May 1, 2012
Pregnancy is part of the process by which all sexual reproducing creatures continue the existence of their species. Pregnancy, in humans, is typically defined as beginning with the implantation of a fertilized egg in the uterus of a woman. This is after sperm has met and penetrated an egg in the woman’s fallopian tube (“Stages of development,” 2010). From there pregnancy is defined as the gestation period leading up to birth. Since all humans are born as a result of pregnancy, one could say that is a health topic that affects, or is related to, each and every person on the planet. However, it can more narrowly be said to affect women who are currently pregnant, those planning to become pregnant, and any partners they may have who are the fathers of their children or are otherwise invested in the pregnant woman’s life. This topic is a great interest to me because of the complexity of human development. At any point during a pregnancy, it seems as if there are so may things that could go wrong, it is a wonder how any have a positive outcome. However, it seems that the vast majority of pregnancies in the United States do have positive outcomes and the result is the ever expanding human family.
Pregnancy in humans is typically expected to last about 40 weeks and is typically measured in three trimesters. The first trimester occurs from the time of fertilization until about twelve weeks. The second trimester lasts from week 13 until week 28. Finally, the third, and last, trimester lasts from week 29 until birth (“Pregnancy,” 2010). Each of these trimesters is marked by specific stages in fetal development and requires that attention be paid to different aspects of prenatal care.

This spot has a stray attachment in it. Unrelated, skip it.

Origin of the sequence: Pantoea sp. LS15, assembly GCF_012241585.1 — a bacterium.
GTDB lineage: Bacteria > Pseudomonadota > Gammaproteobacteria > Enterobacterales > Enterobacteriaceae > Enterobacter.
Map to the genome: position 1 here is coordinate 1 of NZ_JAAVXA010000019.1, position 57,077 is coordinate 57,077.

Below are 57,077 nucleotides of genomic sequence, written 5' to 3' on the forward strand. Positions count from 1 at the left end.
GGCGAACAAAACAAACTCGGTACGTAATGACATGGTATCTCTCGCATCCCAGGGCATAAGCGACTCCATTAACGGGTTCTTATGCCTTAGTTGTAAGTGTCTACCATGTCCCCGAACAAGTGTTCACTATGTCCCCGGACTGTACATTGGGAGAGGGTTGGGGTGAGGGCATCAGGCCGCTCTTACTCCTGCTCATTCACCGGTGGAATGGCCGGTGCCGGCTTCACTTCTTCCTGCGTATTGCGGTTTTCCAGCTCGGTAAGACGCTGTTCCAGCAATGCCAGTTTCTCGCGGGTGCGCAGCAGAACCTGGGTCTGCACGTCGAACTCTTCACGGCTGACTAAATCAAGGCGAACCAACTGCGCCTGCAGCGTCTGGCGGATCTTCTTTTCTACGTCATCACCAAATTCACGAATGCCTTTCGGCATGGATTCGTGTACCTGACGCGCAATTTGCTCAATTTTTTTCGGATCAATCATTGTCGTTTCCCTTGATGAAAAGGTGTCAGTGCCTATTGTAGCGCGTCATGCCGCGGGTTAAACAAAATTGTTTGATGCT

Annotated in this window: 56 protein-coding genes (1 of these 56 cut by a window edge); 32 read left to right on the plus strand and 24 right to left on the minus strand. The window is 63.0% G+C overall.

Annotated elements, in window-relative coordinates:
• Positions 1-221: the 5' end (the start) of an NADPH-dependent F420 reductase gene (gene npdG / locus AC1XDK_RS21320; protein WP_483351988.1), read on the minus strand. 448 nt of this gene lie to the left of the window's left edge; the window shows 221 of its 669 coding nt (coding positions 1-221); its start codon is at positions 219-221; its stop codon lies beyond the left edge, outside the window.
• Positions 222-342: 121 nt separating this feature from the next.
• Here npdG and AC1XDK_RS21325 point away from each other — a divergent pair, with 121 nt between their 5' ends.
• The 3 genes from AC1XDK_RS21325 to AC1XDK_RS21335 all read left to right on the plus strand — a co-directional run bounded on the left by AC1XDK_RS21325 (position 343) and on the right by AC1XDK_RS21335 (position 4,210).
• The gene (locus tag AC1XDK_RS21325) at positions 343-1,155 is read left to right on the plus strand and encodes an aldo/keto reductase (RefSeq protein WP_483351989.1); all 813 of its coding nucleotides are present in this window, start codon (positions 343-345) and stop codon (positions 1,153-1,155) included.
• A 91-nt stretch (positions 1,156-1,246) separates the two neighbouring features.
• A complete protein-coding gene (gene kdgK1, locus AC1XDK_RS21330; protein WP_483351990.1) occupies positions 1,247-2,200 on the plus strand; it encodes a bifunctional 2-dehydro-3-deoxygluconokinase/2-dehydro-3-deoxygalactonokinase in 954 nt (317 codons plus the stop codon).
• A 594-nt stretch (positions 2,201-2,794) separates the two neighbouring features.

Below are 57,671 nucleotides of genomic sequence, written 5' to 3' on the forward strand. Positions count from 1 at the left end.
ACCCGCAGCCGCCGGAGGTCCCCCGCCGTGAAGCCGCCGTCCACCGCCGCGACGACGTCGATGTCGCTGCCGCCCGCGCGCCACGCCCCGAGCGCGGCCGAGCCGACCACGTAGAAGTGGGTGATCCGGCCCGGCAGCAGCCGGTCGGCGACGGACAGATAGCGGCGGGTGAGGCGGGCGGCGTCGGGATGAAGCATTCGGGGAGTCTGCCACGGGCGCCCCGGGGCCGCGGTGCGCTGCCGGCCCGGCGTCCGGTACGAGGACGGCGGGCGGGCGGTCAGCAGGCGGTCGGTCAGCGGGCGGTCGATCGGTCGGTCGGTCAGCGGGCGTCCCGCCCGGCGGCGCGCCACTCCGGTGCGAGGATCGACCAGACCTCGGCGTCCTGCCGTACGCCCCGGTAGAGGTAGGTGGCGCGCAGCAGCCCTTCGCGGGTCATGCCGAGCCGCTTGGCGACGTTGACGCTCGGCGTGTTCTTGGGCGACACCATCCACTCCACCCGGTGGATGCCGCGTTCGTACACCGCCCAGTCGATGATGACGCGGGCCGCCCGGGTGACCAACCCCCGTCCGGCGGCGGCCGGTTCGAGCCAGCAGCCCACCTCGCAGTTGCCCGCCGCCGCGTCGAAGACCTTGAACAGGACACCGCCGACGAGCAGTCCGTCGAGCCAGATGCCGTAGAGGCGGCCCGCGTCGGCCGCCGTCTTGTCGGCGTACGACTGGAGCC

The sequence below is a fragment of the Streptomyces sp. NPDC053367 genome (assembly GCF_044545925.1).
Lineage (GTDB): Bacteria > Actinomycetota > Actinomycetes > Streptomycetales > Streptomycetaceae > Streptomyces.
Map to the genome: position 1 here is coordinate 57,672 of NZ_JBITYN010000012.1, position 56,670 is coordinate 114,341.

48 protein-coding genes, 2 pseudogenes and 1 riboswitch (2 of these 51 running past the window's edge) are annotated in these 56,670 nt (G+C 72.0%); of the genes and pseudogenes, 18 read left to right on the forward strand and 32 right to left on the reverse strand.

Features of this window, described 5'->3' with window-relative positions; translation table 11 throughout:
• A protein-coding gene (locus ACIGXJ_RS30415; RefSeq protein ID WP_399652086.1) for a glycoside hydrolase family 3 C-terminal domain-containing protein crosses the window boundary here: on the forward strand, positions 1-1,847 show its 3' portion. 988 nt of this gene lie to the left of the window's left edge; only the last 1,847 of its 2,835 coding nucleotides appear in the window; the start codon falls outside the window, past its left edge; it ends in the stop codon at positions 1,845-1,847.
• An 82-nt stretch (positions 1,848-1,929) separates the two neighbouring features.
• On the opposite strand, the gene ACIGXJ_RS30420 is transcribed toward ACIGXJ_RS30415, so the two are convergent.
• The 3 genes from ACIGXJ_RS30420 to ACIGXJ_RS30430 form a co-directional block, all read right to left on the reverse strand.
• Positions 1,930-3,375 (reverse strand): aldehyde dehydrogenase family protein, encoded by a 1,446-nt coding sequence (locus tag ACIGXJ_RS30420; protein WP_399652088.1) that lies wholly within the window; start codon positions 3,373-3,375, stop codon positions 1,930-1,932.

During the first few weeks of the first trimester of pregnancy – also called the germinal stage, in reference to fetal development – the fertilized egg implants itself in the uterus. Cell division typically begins within 48 hours of fertilization (Cherry, 2012). This fertilized egg is also known as a zygote. Once implanted in the uterus it begins the aforementioned cell division – growing from one cell, into two, into four, and so on – and eventually becomes a blastocyst. Once the eight-cell level has been reached, cell differentiation begins to emerge. This is where the differentiation between the placenta and the embryo begins (Cherry, 2012). Cell division continues at a rapid pace during the first few week of pregnancy. By the fifth week, the blastocyst has three distinct layers that have separated from the placenta: the ectoderm, the mesoderm, and the endoderm (“Pregnancy week by week,” 2011). The ectoderm is the outermost layer of the blastocyst. This layer will become the baby’s outermost layer of skin, central and peripheral nervous systems, eyes, inner ear, and most of the body’s connective tissues (“Pregnancy week by week,” 2011). The mesoderm, as the name would imply, is the middle layer of cells and will serve as the foundation for what will become the baby’s bones, muscles, kidneys, and most of its reproductive system. The endoderm becomes a tube lined with mucous membranes and will serve as the site of the development of the child’s intestines, lungs, and bladder (“Pregnancy week by week,” 2011). This is the innermost of the three layers of the blastocyst. At this point in the pregnancy, a woman will likely not even be aware that she is pregnant. The immune system could recognize the fertilized egg or blastocyst as a foreign object and reject it from the body, or the zygote could fail to implant in the uterine wall in the first place. Researchers estimate that approximately fifty-eight percent of all natural fertilizations – this means that in vitro fertilizations that are placed into the uterus are not included in this estimate – will be rejected by the woman’s body before the can even implant in the uterus (Cherry, 2012). Once implantation is successful and the aforementioned...